NYC could create a reparations task force and tear down George Washington, Columbus statues
The New York City Council is considering creating a reparations task force and removing statues of historical figures using the limited funds at its disposal as the council and much of the city’s agencies face significant budget cuts.
One of the council’s committees will meet on Tuesday to propose allocating resources toward removing artworks that “depict a person who owned enslaved persons or directly benefited economically from slavery, or who participated in systemic crimes against indigenous peoples or other crimes against humanity,” per the council’s agenda.
This removal process would affect several statues across the city, including ones of George Washington, New York governor and settler Peter Stuyvesant, and Christopher Columbus. However, if the Public Design Commission decided the statue or installation did not need to be removed, the Cultural Affairs Committee says the PDC should be required to place an “explanatory plaque” next to the work of art.
Cultural Affairs Committee members will also propose the establishment of a reparations task force, a freedom trail task force, and anti-racism and anti-racial discrimination training for city employees — measures several Democratic cities have implemented in recent months that have drawn significant pushback from conservatives and other critics who believe they should not have to pay for something that happened in the past.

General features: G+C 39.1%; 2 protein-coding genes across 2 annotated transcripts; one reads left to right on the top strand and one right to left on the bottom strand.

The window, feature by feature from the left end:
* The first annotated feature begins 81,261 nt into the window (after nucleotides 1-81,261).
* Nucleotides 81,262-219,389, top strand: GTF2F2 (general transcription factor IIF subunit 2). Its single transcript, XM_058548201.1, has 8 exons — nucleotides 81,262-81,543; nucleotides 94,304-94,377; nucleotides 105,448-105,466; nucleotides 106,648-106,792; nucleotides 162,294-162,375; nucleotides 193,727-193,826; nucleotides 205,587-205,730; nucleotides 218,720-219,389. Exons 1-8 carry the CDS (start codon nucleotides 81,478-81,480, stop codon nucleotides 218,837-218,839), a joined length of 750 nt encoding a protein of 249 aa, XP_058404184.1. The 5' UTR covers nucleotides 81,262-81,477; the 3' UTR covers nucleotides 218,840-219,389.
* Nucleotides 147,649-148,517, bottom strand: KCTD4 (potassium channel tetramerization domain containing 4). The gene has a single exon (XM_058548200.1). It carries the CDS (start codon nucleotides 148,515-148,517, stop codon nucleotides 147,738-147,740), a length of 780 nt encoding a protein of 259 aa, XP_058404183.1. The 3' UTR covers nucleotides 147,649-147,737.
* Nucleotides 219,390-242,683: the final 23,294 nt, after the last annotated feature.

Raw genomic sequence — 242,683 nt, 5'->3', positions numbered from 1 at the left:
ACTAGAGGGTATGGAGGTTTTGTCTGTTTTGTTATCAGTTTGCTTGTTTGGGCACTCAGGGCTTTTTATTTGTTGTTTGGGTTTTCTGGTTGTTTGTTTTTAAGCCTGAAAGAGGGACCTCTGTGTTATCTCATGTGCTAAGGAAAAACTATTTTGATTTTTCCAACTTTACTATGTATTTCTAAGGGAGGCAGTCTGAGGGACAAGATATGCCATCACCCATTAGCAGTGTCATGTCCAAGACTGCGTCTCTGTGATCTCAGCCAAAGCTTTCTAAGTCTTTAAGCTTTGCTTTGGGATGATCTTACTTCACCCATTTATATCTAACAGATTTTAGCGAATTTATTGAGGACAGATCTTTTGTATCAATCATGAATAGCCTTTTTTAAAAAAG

Discussions about reparations have become common in cities in Illinois and California. Evanston, Illinois, became the first city to guarantee reparations funding for black residents, giving out nearly $1.1 million as of Aug. 17. However, most people are opposed to reparations, with a poll from the University of Massachusetts finding two-thirds of people are against giving cash payments to descendants of slaves.
New York City Mayor Eric Adams’s office told the Washington Examiner he was reviewing Tuesday’s council agenda proposals. They come when the city is facing an influx of immigrants, which is putting a strain on public resources. Adams and other city officials have repeatedly called on President Joe Biden to help with the flow of immigrants who are arriving from the southern border.
Adams, who is asking for increased federal funding to address the growing immigrant crisis, said he hadn’t spoken to the president since earlier this year. The mayor announced a 5% budget cut across all city agencies on Sept. 9 to “reduce the cost of caring for the asylum-seekers” — marking the third budget cut the mayor has called for.
The New York City Police Department is one organization affected by the financial pressure after the city announced it would reduce overtime pay for officers to fund the immigrant crisis despite a staffing shortage.
The Washington Examiner reached out to the NYC Council for comment.